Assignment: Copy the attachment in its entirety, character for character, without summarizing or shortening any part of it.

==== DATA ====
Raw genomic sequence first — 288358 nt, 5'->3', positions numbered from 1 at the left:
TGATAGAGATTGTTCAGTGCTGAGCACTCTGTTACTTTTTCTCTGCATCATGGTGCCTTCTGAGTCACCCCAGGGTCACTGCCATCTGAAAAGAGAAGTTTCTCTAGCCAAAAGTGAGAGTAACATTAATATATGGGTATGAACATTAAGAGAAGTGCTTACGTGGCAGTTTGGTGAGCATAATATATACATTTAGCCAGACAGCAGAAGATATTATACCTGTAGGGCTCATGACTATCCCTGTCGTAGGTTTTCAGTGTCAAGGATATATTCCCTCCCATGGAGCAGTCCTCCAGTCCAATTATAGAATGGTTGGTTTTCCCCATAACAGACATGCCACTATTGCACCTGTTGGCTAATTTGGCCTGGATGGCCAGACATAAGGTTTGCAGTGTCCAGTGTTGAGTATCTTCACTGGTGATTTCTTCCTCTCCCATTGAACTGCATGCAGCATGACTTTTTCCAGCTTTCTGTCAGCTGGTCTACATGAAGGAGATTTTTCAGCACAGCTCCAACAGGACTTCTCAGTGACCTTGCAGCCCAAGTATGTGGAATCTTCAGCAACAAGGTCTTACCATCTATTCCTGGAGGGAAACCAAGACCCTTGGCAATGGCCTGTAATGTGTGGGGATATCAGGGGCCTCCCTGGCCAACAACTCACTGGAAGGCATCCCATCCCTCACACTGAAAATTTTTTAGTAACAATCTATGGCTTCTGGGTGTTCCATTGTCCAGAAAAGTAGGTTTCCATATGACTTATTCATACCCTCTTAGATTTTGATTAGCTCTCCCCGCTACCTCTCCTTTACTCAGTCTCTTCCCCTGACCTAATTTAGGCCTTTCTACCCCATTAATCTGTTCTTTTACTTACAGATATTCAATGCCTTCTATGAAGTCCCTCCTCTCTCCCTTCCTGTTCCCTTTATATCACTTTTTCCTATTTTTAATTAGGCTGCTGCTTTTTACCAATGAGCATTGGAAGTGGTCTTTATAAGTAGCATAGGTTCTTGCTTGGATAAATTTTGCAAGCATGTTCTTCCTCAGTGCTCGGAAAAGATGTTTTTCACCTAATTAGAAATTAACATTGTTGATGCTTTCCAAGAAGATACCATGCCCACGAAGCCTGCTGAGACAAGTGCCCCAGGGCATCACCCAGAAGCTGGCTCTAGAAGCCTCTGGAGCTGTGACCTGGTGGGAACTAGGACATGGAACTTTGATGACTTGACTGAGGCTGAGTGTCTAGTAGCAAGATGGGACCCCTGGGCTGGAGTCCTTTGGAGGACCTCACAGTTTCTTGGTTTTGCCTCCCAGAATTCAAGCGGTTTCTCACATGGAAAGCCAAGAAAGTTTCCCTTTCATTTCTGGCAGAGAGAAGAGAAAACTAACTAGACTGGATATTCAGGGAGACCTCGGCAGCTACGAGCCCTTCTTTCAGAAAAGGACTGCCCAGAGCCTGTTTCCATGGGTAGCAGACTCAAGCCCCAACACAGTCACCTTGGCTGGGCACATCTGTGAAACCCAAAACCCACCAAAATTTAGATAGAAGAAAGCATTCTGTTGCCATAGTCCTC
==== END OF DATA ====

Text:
Raw genomic sequence first — 288358 nt, 5'->3', positions numbered from 1 at the left:
TGATAGAGATTGTTCAGTGCTGAGCACTCTGTTACTTTTTCTCTGCATCATGGTGCCTTCTGAGTCACCCCAGGGTCACTGCCATCTGAAAAGAGAAGTTTCTCTAGCCAAAAGTGAGAGTAACATTAATATATGGGTATGAACATTAAGAGAAGTGCTTACGTGGCAGTTTGGTGAGCATAATATATACATTTAGCCAGACAGCAGAAGATATTATACCTGTAGGGCTCATGACTATCCCTGTCGTAGGTTTTCAGTGTCAAGGATATATTCCCTCCCATGGAGCAGTCCTCCAGTCCAATTATAGAATGGTTGGTTTTCCCCATAACAGACATGCCACTATTGCACCTGTTGGCTAATTTGGCCTGGATGGCCAGACATAAGGTTTGCAGTGTCCAGTGTTGAGTATCTTCACTGGTGATTTCTTCCTCTCCCATTGAACTGCATGCAGCATGACTTTTTCCAGCTTTCTGTCAGCTGGTCTACATGAAGGAGATTTTTCAGCACAGCTCCAACAGGACTTCTCAGTGACCTTGCAGCCCAAGTATGTGGAATCTTCAGCAACAAGGTCTTACCATCTATTCCTGGAGGGAAACCAAGACCCTTGGCAATGGCCTGTAATGTGTGGGGATATCAGGGGCCTCCCTGGCCAACAACTCACTGGAAGGCATCCCATCCCTCACACTGAAAATTTTTTAGTAACAATCTATGGCTTCTGGGTGTTCCATTGTCCAGAAAAGTAGGTTTCCATATGACTTATTCATACCCTCTTAGATTTTGATTAGCTCTCCCCGCTACCTCTCCTTTACTCAGTCTCTTCCCCTGACCTAATTTAGGCCTTTCTACCCCATTAATCTGTTCTTTTACTTACAGATATTCAATGCCTTCTATGAAGTCCCTCCTCTCTCCCTTCCTGTTCCCTTTATATCACTTTTTCCTATTTTTAATTAGGCTGCTGCTTTTTACCAATGAGCATTGGAAGTGGTCTTTATAAGTAGCATAGGTTCTTGCTTGGATAAATTTTGCAAGCATGTTCTTCCTCAGTGCTCGGAAAAGATGTTTTTCACCTAATTAGAAATTAACATTGTTGATGCTTTCCAAGAAGATACCATGCCCACGAAGCCTGCTGAGACAAGTGCCCCAGGGCATCACCCAGAAGCTGGCTCTAGAAGCCTCTGGAGCTGTGACCTGGTGGGAACTAGGACATGGAACTTTGATGACTTGACTGAGGCTGAGTGTCTAGTAGCAAGATGGGACCCCTGGGCTGGAGTCCTTTGGAGGACCTCACAGTTTCTTGGTTTTGCCTCCCAGAATTCAAGCGGTTTCTCACATGGAAAGCCAAGAAAGTTTCCCTTTCATTTCTGGCAGAGAGAAGAGAAAACTAACTAGACTGGATATTCAGGGAGACCTCGGCAGCTACGAGCCCTTCTTTCAGAAAAGGACTGCCCAGAGCCTGTTTCCATGGGTAGCAGACTCAAGCCCCAACACAGTCACCTTGGCTGGGCACATCTGTGAAACCCAAAACCCACCAAAATTTAGATAGAAGAAAGCATTCTGTTGCCATAGTCCTC